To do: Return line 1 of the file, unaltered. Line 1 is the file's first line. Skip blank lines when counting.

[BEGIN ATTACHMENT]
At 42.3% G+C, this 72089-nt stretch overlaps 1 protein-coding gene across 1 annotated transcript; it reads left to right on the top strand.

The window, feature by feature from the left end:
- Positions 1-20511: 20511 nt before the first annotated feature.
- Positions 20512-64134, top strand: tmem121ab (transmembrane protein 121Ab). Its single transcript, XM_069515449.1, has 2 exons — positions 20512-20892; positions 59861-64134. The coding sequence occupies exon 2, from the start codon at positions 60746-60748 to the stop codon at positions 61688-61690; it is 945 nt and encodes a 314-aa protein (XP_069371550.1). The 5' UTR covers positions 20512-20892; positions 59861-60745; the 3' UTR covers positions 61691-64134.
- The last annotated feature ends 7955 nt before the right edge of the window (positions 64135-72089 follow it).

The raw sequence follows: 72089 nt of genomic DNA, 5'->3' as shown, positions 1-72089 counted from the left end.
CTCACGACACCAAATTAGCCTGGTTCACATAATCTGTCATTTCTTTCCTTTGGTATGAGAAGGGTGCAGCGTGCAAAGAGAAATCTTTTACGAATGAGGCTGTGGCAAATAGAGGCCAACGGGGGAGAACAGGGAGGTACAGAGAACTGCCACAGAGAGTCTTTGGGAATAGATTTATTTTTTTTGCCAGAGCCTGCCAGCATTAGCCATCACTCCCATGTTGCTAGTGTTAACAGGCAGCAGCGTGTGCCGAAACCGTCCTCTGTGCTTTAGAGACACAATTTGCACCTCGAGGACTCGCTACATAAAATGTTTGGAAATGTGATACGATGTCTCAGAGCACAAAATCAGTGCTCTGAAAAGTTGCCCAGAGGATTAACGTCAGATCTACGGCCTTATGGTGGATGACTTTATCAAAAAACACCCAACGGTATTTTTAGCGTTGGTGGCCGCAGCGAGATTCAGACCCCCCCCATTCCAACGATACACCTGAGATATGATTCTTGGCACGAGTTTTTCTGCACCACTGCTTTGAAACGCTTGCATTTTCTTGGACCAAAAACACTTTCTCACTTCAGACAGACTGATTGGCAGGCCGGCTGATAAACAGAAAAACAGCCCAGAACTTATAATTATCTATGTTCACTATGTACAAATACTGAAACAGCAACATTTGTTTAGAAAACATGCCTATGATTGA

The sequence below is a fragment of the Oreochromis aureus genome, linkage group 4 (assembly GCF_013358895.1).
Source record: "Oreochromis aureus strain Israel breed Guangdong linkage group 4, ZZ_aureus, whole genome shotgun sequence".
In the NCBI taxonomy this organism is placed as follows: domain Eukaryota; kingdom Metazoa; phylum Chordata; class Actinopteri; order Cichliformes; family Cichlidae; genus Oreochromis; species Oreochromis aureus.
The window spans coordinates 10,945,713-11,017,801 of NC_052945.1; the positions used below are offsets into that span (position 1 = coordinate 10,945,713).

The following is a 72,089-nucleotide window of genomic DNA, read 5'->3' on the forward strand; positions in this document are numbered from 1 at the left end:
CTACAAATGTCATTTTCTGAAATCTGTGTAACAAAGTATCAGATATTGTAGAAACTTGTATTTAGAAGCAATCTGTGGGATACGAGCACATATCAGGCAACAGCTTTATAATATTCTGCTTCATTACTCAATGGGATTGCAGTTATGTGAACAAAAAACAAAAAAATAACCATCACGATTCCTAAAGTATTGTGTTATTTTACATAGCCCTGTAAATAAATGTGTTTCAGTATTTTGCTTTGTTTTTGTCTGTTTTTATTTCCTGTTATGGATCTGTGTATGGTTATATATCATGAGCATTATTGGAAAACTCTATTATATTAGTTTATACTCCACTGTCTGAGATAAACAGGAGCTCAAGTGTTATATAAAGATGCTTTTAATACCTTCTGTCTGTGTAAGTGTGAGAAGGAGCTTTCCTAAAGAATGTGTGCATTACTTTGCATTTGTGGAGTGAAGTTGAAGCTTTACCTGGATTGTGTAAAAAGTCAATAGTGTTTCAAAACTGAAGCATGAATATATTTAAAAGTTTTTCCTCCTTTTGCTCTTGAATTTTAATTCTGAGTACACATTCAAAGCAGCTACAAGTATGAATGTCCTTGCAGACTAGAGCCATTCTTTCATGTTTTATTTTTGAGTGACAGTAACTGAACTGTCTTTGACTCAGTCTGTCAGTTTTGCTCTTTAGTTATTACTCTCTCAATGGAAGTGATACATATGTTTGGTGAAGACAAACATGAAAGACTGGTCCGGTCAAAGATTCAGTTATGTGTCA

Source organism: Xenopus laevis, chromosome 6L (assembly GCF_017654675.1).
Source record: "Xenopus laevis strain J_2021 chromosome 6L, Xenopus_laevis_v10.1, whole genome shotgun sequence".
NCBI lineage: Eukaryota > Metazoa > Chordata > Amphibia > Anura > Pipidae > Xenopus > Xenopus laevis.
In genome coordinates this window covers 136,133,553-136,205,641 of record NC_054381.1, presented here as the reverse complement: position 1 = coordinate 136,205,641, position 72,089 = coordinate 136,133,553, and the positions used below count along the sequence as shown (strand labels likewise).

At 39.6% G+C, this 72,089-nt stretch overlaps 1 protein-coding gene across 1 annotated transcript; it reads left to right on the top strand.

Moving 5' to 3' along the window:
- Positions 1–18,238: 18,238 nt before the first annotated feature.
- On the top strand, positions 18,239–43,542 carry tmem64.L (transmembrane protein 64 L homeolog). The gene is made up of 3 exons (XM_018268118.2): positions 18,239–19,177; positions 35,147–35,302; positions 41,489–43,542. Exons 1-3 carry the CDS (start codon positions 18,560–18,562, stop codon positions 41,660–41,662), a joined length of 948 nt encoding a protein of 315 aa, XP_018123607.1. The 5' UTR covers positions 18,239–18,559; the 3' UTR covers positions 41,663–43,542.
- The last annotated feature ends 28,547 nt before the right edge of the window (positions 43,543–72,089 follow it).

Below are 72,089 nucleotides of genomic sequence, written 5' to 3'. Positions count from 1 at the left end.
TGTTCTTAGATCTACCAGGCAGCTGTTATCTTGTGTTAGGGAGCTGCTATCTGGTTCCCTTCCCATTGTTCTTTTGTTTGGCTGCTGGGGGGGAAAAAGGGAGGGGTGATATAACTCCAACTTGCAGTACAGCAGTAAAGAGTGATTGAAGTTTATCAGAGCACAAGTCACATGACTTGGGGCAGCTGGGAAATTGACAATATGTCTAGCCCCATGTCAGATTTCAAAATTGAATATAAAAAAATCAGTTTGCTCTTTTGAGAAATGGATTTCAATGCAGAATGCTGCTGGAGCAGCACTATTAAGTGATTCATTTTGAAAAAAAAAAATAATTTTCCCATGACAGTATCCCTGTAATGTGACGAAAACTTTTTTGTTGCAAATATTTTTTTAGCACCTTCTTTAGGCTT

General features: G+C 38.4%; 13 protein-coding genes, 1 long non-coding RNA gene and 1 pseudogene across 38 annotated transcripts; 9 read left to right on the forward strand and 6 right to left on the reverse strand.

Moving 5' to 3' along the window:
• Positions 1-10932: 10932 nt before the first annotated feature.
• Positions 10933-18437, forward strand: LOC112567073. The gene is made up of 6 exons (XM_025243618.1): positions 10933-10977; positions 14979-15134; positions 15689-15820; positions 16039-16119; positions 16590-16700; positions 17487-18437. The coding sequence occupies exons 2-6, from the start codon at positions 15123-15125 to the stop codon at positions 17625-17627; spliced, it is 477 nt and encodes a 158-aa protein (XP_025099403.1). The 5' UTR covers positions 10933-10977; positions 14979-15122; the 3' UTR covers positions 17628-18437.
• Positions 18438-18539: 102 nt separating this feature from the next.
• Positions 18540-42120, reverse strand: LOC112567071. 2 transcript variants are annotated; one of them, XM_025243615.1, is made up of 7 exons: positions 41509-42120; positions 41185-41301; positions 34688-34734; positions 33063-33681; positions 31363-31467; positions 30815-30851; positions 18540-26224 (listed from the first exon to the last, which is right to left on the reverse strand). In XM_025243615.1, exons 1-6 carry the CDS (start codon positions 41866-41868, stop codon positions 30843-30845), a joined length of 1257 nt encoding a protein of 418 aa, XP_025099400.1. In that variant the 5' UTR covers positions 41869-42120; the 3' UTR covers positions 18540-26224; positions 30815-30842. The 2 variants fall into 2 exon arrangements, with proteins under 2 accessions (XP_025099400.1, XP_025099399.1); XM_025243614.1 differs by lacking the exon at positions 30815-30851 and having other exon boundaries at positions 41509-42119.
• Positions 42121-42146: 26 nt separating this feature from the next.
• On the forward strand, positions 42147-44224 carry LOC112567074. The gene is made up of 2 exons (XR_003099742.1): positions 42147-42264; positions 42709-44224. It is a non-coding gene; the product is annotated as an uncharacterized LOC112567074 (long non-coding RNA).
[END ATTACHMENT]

At 42.3% G+C, this 72089-nt stretch overlaps 1 protein-coding gene across 1 annotated transcript; it reads left to right on the top strand.